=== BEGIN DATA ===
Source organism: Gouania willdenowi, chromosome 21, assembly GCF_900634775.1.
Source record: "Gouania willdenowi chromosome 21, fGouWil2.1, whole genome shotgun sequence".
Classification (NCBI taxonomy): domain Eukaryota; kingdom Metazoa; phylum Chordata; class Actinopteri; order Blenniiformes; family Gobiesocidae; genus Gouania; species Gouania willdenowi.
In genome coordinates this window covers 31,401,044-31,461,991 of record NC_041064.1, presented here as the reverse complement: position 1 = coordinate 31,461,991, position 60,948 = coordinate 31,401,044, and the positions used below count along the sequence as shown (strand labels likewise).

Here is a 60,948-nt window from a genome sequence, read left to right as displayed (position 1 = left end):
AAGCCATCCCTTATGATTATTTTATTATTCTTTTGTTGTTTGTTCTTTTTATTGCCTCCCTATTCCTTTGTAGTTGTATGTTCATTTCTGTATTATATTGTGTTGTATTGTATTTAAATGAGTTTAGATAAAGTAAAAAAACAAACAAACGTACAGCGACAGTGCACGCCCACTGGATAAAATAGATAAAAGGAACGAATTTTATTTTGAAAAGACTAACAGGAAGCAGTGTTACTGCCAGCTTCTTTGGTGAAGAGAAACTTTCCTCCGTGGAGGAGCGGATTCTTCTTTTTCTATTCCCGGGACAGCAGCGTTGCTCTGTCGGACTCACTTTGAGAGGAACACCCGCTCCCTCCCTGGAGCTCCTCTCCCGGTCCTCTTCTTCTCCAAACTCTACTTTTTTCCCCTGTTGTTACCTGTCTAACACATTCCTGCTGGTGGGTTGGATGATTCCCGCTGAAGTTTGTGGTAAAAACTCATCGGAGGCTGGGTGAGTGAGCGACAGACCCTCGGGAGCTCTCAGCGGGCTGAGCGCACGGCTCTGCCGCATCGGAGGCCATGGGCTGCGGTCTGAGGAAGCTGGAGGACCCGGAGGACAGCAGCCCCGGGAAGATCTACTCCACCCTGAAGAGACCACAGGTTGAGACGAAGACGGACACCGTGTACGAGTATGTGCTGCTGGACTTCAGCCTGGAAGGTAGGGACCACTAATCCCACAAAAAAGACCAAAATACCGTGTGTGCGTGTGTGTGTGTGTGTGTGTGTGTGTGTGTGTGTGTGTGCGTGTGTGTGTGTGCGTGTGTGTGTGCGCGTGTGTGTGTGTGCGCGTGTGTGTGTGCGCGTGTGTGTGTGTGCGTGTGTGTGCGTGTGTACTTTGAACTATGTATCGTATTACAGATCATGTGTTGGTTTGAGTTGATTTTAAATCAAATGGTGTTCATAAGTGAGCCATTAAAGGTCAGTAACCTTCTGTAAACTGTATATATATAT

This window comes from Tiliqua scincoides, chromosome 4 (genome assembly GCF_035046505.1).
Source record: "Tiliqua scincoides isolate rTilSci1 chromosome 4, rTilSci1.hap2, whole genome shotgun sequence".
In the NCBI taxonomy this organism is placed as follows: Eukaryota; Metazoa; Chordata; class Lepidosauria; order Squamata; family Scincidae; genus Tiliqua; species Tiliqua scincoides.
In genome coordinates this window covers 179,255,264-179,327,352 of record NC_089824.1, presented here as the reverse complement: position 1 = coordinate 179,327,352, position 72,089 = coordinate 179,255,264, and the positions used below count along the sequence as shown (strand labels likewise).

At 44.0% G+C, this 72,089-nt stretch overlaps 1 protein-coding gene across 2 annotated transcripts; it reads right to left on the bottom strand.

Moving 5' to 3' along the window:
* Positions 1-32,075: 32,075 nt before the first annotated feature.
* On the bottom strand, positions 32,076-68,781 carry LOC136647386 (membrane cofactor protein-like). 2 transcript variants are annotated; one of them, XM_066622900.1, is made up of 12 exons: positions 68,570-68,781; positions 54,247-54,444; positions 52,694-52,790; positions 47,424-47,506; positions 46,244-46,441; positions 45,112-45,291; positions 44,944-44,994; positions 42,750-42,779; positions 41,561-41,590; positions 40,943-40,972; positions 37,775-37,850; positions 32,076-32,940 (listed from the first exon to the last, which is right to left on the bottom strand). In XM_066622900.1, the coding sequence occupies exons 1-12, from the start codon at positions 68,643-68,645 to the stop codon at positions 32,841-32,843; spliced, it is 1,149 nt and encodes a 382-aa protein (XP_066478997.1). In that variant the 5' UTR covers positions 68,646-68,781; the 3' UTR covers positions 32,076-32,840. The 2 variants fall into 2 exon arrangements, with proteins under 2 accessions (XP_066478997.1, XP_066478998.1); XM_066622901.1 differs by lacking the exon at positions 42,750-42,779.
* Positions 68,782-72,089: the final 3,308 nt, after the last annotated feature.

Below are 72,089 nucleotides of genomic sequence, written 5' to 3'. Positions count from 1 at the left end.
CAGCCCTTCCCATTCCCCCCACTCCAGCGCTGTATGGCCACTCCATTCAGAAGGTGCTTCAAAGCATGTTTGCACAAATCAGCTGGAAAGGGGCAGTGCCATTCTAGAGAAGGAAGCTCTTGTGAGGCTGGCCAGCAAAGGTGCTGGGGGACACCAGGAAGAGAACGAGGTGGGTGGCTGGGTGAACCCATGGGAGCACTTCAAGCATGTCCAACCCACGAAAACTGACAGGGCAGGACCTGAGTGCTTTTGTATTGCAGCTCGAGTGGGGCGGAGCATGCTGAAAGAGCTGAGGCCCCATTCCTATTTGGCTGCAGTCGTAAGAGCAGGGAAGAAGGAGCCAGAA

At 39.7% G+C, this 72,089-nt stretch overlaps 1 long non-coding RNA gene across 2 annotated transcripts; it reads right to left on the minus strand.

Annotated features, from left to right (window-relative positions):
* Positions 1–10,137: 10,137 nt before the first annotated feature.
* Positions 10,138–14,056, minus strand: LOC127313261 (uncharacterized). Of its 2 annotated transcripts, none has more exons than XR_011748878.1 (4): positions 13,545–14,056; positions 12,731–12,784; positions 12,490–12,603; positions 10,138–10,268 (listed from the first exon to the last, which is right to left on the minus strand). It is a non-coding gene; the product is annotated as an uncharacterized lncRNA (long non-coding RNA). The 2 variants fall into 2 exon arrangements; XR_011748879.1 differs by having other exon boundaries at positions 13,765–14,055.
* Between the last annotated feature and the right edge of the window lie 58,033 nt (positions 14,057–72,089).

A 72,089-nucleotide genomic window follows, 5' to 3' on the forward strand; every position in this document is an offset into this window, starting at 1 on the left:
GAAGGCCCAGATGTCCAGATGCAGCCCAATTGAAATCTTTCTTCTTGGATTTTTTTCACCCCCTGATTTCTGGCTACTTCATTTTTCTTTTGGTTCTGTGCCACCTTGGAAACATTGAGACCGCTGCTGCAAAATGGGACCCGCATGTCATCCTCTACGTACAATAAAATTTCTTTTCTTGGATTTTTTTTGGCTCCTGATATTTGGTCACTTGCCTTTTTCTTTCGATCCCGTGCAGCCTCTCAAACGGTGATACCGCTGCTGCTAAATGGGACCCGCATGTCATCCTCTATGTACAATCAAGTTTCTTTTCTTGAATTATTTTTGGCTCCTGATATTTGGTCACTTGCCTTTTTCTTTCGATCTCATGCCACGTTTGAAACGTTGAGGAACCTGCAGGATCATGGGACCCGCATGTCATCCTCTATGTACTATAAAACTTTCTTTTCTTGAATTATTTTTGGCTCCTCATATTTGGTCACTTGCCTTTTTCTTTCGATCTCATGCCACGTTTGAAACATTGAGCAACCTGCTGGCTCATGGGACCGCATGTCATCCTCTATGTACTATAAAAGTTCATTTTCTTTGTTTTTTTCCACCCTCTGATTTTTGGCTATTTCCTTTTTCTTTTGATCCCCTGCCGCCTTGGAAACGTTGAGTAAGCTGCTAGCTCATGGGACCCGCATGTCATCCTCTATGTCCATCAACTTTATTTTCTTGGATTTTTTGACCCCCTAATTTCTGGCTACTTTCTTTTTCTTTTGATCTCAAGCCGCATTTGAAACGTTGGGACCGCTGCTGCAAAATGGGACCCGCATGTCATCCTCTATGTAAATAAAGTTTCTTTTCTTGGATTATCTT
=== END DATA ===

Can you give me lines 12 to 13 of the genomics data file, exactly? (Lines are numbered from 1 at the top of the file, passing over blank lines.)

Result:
Moving 5' to 3' along the window:
* Positions 1-32,075: 32,075 nt before the first annotated feature.